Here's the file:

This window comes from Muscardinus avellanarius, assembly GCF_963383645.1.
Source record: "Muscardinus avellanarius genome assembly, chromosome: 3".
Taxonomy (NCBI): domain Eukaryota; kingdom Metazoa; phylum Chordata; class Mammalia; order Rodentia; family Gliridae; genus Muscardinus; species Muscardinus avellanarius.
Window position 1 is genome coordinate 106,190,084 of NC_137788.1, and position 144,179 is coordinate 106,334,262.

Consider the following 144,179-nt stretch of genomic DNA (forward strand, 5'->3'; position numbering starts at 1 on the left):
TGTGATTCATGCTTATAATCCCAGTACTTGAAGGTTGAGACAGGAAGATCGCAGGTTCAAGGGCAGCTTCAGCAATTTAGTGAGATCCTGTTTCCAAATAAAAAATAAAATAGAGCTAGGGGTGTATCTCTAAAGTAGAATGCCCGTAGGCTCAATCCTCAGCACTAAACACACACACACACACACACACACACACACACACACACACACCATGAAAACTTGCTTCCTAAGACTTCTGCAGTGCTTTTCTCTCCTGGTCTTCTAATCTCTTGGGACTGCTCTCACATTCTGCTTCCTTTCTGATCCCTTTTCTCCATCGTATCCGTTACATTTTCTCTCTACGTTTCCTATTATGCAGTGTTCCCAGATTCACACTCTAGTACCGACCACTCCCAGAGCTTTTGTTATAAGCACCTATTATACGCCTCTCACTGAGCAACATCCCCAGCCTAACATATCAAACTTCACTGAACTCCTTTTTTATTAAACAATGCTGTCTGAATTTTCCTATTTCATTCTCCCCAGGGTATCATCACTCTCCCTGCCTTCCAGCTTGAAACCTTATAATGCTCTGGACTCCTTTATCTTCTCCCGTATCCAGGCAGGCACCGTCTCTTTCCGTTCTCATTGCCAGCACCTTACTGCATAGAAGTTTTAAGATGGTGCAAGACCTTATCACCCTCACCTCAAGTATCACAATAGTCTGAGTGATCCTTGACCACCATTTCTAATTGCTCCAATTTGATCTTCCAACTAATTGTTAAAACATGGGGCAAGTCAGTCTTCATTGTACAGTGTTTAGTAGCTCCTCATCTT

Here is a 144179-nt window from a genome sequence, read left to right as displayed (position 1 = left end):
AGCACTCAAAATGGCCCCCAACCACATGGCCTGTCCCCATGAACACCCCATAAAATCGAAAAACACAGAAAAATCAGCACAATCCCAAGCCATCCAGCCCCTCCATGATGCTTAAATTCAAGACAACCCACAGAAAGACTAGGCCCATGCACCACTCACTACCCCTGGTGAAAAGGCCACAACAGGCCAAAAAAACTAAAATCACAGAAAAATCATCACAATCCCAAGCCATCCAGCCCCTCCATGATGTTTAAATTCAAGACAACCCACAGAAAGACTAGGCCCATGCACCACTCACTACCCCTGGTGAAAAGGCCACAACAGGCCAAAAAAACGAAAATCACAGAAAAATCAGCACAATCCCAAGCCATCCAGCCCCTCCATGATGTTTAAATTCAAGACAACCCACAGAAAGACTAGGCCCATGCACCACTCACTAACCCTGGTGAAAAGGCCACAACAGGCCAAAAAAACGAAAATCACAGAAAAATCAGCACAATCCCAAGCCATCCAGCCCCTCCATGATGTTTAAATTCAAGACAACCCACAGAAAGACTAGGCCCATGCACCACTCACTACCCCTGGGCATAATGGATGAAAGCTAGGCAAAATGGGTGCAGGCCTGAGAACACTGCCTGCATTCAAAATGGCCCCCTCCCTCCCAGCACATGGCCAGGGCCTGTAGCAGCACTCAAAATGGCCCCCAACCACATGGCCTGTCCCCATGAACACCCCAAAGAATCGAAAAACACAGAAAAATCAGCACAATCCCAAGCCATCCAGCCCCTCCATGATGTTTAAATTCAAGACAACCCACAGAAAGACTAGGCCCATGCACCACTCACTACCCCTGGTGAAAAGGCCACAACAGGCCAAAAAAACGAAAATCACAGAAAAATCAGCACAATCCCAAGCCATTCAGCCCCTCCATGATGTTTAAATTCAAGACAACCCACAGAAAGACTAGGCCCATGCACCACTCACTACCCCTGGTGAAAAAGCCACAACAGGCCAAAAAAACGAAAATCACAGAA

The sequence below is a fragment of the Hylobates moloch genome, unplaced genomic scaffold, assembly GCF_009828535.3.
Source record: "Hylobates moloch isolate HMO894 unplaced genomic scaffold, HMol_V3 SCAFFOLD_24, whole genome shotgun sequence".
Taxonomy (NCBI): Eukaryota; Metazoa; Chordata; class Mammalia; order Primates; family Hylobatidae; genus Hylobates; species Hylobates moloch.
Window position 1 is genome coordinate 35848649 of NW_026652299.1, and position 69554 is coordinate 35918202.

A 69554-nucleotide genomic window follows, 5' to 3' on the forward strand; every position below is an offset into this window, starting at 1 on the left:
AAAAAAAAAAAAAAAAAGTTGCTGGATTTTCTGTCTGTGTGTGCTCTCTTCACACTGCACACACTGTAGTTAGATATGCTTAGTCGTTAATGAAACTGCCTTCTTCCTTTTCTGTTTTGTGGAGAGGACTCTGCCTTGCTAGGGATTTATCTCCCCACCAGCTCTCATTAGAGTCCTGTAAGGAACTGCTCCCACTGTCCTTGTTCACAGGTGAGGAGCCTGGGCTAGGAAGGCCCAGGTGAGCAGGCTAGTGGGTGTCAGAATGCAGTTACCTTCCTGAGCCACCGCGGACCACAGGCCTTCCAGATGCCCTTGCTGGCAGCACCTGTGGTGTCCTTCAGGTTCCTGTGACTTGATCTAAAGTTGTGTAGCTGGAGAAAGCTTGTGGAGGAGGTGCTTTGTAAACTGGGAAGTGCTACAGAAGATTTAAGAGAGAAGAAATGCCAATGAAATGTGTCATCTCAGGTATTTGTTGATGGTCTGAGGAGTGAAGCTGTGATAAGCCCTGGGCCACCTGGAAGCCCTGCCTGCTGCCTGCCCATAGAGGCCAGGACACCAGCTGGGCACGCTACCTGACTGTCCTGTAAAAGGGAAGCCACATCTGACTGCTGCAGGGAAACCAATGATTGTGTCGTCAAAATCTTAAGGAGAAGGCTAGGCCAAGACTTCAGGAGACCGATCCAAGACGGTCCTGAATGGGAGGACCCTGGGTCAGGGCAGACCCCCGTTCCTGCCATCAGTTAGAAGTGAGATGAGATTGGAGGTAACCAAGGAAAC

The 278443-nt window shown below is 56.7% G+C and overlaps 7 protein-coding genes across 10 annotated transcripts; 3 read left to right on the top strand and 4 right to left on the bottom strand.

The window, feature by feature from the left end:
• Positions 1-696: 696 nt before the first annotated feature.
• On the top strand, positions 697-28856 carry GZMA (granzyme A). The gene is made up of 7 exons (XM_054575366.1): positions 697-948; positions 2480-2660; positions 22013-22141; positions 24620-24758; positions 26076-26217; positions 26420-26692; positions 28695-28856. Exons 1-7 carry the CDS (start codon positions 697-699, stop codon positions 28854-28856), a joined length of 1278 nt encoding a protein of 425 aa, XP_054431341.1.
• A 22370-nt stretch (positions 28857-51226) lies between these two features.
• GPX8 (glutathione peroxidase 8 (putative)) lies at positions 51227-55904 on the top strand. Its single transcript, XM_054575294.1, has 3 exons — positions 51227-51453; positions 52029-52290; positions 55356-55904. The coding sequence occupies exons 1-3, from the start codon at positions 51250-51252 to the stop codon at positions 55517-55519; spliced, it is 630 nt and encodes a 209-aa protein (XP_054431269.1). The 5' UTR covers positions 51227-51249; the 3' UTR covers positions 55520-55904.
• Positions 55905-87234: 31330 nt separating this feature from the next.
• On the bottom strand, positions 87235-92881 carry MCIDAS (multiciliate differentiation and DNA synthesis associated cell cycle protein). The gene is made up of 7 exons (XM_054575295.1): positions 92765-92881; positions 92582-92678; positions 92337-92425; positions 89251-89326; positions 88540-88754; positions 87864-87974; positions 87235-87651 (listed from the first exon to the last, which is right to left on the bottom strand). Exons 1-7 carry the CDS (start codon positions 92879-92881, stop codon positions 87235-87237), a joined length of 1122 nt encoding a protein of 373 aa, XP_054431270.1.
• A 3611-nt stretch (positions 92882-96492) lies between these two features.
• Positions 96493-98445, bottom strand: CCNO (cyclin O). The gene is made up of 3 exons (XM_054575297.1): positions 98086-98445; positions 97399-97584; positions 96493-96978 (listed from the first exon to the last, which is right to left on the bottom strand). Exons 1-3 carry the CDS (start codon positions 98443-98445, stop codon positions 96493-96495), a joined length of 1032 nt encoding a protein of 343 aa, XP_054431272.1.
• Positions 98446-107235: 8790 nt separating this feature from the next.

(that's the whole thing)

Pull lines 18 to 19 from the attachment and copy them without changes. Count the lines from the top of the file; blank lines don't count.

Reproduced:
• On the top strand, positions 697-28856 carry GZMA (granzyme A). The gene is made up of 7 exons (XM_054575366.1): positions 697-948; positions 2480-2660; positions 22013-22141; positions 24620-24758; positions 26076-26217; positions 26420-26692; positions 28695-28856. Exons 1-7 carry the CDS (start codon positions 697-699, stop codon positions 28854-28856), a joined length of 1278 nt encoding a protein of 425 aa, XP_054431341.1.
• A 22370-nt stretch (positions 28857-51226) lies between these two features.